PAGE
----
A.Finish carpenter Dave Frane responds:
The upper half of a Dutch door can be operated without opening the
lower half. Dutch doors are often seen in barns and
greenhouses, but they are also used by people who want to open
part of a door without allowing pets or small children to get
in or out of the room.
Odds are it's cheaper to buy a ready-made Dutch door than to
convert an existing panel on site. But if for some reason you
have to convert an existing door, first you'll need to figure
out where to split the door. The passage set goes in the lower
half, so you should cut the door a couple of inches above the
knob. You'll need to trim about 3/4 inch from the
height of the door to make room for stops between the halves.
The lower stop is mounted near the face that closes against the
jamb stops. The upper stop is mounted near the in-swing
If it's a solid-core door, you'll have to remove some of the
exposed particle-board core and replace it with a wood filler.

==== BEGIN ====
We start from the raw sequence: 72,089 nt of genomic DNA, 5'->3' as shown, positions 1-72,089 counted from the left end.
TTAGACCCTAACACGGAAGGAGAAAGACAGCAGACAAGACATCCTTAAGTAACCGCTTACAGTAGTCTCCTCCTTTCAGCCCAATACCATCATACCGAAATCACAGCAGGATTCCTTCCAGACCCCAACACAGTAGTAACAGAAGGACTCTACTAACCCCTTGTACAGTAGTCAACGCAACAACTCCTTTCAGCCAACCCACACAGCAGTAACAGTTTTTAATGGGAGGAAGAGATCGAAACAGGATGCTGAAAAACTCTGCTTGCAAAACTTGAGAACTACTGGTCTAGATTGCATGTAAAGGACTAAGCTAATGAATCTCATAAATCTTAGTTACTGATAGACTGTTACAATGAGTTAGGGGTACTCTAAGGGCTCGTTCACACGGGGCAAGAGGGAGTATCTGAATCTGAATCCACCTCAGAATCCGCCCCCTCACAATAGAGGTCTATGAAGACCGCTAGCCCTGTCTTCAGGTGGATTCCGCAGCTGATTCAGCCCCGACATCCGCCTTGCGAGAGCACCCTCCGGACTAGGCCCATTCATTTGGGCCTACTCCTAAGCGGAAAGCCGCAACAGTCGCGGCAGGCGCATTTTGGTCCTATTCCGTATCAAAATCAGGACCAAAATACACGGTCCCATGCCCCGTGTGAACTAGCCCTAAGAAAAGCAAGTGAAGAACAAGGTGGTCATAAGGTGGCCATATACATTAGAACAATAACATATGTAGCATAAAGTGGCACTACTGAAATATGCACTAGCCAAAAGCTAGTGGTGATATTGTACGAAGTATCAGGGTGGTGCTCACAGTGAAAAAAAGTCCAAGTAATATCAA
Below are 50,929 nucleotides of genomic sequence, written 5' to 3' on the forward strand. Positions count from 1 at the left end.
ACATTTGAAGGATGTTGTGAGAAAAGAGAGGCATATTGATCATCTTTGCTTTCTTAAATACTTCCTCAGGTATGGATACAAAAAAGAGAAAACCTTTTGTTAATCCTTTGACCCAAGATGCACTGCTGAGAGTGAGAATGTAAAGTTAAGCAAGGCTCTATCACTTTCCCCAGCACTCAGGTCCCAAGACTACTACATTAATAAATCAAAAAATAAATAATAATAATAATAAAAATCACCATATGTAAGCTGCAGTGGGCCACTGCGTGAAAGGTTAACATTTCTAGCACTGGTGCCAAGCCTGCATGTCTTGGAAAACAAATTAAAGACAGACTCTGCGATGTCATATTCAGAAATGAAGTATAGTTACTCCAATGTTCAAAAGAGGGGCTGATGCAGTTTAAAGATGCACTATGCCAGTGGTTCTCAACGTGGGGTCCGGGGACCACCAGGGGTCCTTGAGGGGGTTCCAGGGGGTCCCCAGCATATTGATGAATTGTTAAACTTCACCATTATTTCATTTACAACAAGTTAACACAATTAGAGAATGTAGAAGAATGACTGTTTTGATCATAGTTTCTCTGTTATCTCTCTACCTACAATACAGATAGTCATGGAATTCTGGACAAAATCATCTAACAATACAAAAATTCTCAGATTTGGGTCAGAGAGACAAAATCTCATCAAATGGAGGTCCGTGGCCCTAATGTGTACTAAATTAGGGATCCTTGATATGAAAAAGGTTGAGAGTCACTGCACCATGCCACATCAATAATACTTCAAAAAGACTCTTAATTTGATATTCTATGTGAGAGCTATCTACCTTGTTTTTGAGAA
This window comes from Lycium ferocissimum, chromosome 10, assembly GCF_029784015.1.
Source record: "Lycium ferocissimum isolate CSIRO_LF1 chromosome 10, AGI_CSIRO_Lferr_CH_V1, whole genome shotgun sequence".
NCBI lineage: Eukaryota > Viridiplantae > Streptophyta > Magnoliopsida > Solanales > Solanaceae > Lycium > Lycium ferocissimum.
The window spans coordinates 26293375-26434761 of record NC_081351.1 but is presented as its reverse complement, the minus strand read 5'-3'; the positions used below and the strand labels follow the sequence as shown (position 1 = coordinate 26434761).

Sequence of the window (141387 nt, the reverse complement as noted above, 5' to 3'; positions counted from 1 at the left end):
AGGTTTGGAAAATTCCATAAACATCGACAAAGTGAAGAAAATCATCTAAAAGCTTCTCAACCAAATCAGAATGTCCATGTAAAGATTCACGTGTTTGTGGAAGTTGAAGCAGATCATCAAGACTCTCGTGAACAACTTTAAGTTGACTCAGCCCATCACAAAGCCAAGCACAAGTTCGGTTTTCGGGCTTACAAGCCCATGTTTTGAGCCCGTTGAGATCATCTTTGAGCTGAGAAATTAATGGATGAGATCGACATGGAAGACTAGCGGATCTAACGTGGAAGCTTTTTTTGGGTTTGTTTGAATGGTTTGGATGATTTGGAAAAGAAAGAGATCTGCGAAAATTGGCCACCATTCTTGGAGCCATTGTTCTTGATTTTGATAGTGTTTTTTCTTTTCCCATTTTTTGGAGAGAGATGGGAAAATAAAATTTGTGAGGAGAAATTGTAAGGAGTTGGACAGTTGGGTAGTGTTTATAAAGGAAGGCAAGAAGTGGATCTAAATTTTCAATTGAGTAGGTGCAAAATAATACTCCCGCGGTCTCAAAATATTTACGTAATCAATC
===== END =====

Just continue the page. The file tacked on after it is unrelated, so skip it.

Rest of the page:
Ideally, you'd remove about an inch and replace it with a
glued-in wood strip. The best way to remove the core is with a
router and a straight or rabetting bit. A straight bit will cut
deeper, but a rabetting bit is easier to control because
there's no need to balance the router on the narrow edge of the
You can skip this step if you use a wood panel door. However,
you'll have fewer choices about where to split the panel
because you have to do it somewhere on the lock rail. Cut too
low and you crowd the passage set. Cut too high and the upper
half ends up with a skinny lower rail. To maximize the width of
the remaining rails, make room for the stops by trimming the
bottom of the lower half and dropping it lower in the jamb.
This means remortising the existing hinges, but you'd have to
do that anyway because the hinges need to be closer to the top
and bottom edges than normal. If they aren't, the short wide
door halves will sag in the jamb. Each panel will have two
hinges, and the halves will be tied together by a slide bolt on
the in-swing face of the door.
You should not convert a fire door to a Dutch door. There is
such a thing as a fire-rated Dutch door, but it has special
gasketing and has been designed and approved for the